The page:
Desert digital bonnie hat
Source: Army Navy Shop
Desert digital camouflage pattern also uses a small pixel-like MARPAT pattern. They differ in color used. This pattern uses brown and sand, unlike the MARPAT that comprises green shades. Desert digital pattern has been in existence since the early 2000s after replacing the 3-color desert pattern.
Olive drab bonnie hat
Olive comprises a dark yellowish-green color. Drab has a brownish-gray color. A combination of these colors leads to Olive Drab color. The U.S.U.S. used many versions of Olive Drab during World War II as a camouflage pattern. The color was used in uniforms, vehicles, and equipment. However, the color was later officially replaced in 1952 by an Olive Green color.
Ocean digital bonnie hat
Ocean digital camouflage comprises a combination of blue, black, white, and grey colored pixels. The Chinese army commonly uses it as its combat uniform.
Red digital bonnie hat
Red digital camouflage has red, white, gray, and black colored pixels, which make up the red digital camouflage pattern. The pattern offers a perfect blend during autumn and works best in red rock desert environments.
3D leaves bonnie hat
This type of bonnie hat has 3D cloth parts coming out of it. The clothes are leaves-shaped, making the entire structure resemble a pile of leaves. It’s best to camouflage among forests, trees, leaves, and such natural habitats.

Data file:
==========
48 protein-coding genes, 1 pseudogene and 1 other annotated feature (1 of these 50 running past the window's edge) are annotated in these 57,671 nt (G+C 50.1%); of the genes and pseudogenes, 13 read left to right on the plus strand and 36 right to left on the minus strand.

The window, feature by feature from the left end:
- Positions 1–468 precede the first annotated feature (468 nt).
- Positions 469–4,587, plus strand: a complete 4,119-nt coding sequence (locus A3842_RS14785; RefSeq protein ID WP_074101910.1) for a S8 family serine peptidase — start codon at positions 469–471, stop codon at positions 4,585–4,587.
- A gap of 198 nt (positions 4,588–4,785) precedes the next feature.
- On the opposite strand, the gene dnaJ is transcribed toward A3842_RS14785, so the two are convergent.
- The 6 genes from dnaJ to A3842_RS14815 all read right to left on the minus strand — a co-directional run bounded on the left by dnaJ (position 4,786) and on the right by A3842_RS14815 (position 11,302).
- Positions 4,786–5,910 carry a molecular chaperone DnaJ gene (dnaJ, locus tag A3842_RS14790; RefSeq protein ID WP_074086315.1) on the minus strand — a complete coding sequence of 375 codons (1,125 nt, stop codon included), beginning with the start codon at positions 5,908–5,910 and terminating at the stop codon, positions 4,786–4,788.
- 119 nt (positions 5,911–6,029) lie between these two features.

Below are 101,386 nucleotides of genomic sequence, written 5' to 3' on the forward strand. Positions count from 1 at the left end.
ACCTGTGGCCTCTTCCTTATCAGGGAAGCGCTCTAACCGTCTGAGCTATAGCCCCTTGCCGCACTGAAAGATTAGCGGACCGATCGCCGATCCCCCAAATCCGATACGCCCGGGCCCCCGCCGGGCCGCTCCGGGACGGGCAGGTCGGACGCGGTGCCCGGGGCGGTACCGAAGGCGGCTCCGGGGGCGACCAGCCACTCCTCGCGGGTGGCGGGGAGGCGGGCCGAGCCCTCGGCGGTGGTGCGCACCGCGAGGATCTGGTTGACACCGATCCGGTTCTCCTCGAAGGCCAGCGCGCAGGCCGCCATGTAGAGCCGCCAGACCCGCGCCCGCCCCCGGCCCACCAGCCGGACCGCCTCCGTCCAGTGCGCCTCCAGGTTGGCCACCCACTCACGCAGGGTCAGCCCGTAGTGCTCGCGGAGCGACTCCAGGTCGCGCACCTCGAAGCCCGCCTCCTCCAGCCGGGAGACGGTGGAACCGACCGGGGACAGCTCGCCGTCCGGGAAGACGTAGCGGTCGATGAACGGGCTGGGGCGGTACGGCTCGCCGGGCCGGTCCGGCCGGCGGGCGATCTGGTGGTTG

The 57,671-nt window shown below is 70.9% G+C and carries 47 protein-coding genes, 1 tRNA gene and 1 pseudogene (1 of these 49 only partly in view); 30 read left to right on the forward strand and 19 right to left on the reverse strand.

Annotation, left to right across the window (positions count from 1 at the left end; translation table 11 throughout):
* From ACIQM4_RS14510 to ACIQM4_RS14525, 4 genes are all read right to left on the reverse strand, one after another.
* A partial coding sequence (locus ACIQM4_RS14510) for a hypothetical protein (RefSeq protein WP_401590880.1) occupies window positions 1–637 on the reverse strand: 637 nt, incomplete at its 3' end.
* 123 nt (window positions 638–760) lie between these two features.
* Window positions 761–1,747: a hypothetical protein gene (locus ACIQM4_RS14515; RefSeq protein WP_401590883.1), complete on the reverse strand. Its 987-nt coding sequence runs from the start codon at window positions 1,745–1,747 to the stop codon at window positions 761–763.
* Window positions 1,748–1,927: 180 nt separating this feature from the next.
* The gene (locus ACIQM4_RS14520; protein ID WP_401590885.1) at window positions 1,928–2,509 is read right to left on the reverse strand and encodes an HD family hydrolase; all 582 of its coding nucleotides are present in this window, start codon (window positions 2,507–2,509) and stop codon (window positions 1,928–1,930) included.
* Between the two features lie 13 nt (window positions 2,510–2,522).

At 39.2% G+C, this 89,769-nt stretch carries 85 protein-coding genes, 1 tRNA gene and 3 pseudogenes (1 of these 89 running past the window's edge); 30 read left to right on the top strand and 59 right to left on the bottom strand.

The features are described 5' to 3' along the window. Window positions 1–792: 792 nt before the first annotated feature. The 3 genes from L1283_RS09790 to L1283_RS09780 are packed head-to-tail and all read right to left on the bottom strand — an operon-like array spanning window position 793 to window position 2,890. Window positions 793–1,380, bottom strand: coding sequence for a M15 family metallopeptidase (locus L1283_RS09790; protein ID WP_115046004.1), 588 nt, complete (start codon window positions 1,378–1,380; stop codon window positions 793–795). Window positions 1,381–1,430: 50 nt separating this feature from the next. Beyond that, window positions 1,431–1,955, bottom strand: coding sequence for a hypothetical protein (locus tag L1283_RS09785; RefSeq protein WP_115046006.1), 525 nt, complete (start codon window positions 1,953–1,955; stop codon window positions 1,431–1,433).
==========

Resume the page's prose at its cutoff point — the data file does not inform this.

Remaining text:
How to wear it
Wearing a bonnie hat might not be as easy as wearing a baseball cap. Sometimes, the retention strap string confuses people.
- The front strap method: You can wear the string on the bonnie hat in the front. This way, you won’t lose your hat after the wind blows it off as it will be thrown to your back. It’s important to tie the chin straps tightly.
- Real strap tied method: This is an ideal way to wear the Boonie hat. The straps are tied at the back of the head. If tight enough, the hat isn’t likely to be blown away by the wind.
- The tied on top method: Some people prefer to wear bonnie hats without straps. They loop the straps over the hat’s top and tie them hence looking like a cowboy hat. It isn’t the best way as it puts someone at great risk of sunburns since the tied straps pull up the brim sides, and also, it’s likely to be blown off by the wind.
- Under hat method: This method involves putting the straps on the head but under the bonnie hat. Unlike the tied on top technique, it’s a better method, as it helps to avoid sunburns.
Pros and Cons of wearing a bonnie hat
- It offers U.V. protection in the summer hence referred to as a sun hat.
- Protects the hair from sun, wind, cold, and snow which can damage it
- It’s stylish, especially when worn with a military uniform of different colors and styles.
- The inappropriate wearing of a bonnie hat with loose straps can lead to a choking experience if the hat is trapped on a tree branch.
- When the wide brim gets wet, it reduces the wearer’s field of view.
History of bonnie hat
The origin of bonnie hats is difficult to pinpoint. However, in the late 1930s, the U.S.U.S. military used hats with wide brims. The hats were made of denim and, after that, herringbone twill. The hats resembled the bonnie hats we see today. On the other hand, bonnie hats can be traced back to the war in Vietnam. Bonnie hats were largely used and gave relief to every soldier encountering the extremely harsh weather conditions.